It's Python, and Python isn't whitespace-sensitive. (It is, however, indentation-sensitive (and that's a GOOD THING, in case you haven't figured it out yet)).
     

    What does Python use for indentation if it isn't whitespace?


  • @m0ffx said:

    Is it bash or another shell scripting language? Relying on a LOT of what are actually other programs?

    No, you can't define the open parenthesis in shell. 



  • Don't you guys know anything?  It's obviously someone who learned BASIC at an early age, moved up to PASCAL in high school and college, peed on LISP, then learned Java.  As for this code, it's written in COBOL, but it's obvious that the code will never compile.



  • @belgariontheking said:

    Don't you guys know anything?  It's obviously someone who learned BASIC at an early age, moved up to PASCAL in high school and college, peed on LISP, then learned Java.  As for this code, it's written in COBOL, but it's obvious that the code will never compile.
    Philosophy time: is it really COBOL if it doesn't compile?



  • @PJH said:

    What does Python use for indentation if it isn't whitespace?

    Pythons can use their sharp teeth to create indentations.

    Also, the Python programming language is whitespace sensitive only in certains circumstances: at the beginning of a line, or inside a string, or in the middle of a keyword or variable name, for example.

     

     
     



  • @dhromed said:

    Also, I'm not aware of any lambda keyword in the common C-style languages. But that just means I didn't notice one in the reference. 🙂 

     

    I just assumed there was a [b]#define lambda[/b] somewhere that wasn't included.



  • @PJH said:

    What does Python use for indentation if it isn't whitespace?

    It uses whitespace for indentation, but that doesn't make it whitespace-sensitive. An example of a whitespace-sensitive language could be MUMPS. Python doesn't care if you have a space before your colons or not, the only thing it checks is that top-level statements are consistently indented into blocks. It's also possible to split statements inside brackets onto multiple, indented lines, like the OP's code does with brackets and lambda.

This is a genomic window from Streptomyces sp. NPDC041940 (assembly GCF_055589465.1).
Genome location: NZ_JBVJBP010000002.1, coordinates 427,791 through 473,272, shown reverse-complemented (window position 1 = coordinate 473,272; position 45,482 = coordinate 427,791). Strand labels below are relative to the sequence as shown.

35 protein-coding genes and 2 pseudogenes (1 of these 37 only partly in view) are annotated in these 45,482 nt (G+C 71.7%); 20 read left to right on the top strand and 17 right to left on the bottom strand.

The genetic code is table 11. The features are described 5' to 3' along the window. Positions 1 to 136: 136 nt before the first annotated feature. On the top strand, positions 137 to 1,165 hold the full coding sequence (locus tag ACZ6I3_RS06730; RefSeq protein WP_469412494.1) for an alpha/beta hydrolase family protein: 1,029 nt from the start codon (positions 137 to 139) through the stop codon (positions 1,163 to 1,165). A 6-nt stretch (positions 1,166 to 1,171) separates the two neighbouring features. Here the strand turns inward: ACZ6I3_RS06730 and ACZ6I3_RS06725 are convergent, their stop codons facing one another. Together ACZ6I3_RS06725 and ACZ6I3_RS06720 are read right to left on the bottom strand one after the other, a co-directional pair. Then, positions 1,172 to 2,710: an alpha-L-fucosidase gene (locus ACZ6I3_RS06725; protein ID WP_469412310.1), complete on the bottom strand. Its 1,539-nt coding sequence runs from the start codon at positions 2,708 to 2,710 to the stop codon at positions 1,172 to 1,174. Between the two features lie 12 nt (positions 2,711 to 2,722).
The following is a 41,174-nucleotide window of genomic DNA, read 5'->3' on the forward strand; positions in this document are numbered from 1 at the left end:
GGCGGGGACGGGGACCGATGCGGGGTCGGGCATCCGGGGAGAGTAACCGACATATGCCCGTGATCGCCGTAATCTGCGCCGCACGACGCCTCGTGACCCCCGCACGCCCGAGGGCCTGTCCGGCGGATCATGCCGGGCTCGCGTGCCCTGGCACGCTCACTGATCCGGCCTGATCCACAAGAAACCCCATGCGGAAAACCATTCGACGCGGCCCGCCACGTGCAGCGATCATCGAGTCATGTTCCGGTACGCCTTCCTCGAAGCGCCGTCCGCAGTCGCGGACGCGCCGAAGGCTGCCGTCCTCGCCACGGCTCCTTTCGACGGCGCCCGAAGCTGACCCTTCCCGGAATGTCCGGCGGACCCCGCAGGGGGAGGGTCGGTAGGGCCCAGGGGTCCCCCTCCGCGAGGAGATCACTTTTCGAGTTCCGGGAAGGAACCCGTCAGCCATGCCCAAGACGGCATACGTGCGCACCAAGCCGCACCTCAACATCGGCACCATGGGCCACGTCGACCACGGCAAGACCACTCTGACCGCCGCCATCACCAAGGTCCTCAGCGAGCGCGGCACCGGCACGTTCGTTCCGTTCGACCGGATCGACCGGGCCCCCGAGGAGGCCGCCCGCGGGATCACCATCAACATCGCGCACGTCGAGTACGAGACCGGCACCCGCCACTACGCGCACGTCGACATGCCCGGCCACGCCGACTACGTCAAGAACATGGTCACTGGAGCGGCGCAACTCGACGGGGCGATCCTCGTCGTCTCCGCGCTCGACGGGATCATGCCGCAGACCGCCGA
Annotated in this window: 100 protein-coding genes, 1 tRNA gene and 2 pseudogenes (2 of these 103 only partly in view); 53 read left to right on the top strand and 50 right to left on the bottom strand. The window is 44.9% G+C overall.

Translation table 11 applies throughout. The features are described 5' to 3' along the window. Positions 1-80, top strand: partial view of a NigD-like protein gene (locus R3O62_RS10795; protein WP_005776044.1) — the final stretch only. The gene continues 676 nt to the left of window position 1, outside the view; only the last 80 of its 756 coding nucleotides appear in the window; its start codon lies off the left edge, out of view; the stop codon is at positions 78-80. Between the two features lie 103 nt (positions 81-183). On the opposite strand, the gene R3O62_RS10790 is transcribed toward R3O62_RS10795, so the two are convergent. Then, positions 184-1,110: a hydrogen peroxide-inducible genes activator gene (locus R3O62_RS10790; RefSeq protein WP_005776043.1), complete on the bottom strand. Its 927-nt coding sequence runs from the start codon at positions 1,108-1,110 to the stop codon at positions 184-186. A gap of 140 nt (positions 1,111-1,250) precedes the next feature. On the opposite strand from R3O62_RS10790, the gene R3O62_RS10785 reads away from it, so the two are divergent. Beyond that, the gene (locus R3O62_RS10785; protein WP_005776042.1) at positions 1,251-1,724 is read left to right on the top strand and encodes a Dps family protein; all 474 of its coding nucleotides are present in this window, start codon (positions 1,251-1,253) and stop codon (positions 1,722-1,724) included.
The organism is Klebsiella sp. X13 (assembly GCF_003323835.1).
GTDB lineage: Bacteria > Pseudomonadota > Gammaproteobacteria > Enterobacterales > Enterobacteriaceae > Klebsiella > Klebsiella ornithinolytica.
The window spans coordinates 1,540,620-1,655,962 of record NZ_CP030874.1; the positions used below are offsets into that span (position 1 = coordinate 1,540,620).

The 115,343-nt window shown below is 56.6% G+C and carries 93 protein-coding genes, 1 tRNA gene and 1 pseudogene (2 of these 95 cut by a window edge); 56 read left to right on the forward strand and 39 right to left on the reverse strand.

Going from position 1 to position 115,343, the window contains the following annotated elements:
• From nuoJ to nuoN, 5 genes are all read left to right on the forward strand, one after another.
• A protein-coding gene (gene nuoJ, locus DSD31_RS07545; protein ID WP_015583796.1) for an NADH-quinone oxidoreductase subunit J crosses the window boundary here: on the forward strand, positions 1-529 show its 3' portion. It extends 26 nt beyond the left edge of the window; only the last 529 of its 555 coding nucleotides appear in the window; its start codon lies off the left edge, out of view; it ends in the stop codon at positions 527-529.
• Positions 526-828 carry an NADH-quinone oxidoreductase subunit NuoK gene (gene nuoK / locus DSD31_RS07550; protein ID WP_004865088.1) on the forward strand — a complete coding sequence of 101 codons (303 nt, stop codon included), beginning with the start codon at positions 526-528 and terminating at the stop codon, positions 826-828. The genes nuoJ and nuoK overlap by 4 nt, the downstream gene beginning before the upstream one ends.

• @vt_mruhlin said:

    @dhromed said:

    Also, I'm not aware of any lambda keyword in the common C-style languages. But that just means I didn't notice one in the reference. 🙂 

     

    I just assumed there was a [b]#define lambda[/b] somewhere that wasn't included.

    Even if, wouldn't it have to be something like lambda(foo, bar, baz) instead of (lambda foo, bar, baz) ? C preprocessor macros can "override" identifiers, but I don't think they can override syntax structures... Or can they...?



  • @PSWorx said:

    Even if, wouldn't it have to be something like lambda(foo, bar, baz) instead of (lambda foo, bar, baz) ? C preprocessor macros can "override" identifiers, but I don't think they can override syntax structures... Or can they...?

    They can, but they cannot break token boundaries or change the syntax of a macro invocation itself, so you can't do this one with cpp. 



  • @asuffield said:

    @PSWorx said:

    Even if, wouldn't it have to be something like lambda(foo, bar, baz) instead of (lambda foo, bar, baz) ? C preprocessor macros can "override" identifiers, but I don't think they can override syntax structures... Or can they...?

    They can, but they cannot break token boundaries or change the syntax of a macro invocation itself, so you can't do this one with cpp. 

    That was what I meant. Of course you can insert all sorts of glibberish using a macro, but the invocation in not-yet-preprocessed code has to have a fixed syntax.



  • @ammoQ said:

    Uneducated guess: Haskell
    Nah. Not only is Haskell whitespace-sentitive in rather convoluted ways, it also has much uglier syntax. Example (randomly grabbed from a random file):

    [code]parseSeq :: (a -> b -> c) -> (String -> ParseRes a) -> (String -> ParseRes b) ->
                String -> ParseRes c
    parseSeq f parseA parseB s =
        if failed r1 then Error (errorStr r1)
        else if failed r2 then Error (errorStr r2) else Result (rest r2) nres
        where r1 = parseA s
              r2 = parseB (rest r1)
              nres = f (result r1) (result r2)
    [/code]

    I hope that the code above is not the horribly mangled mess the preview function shows me. This forum would be a hell of a lot easier to use if its particular BBCode dialect were explained somewhere on the help page... And if the preview function actually worked.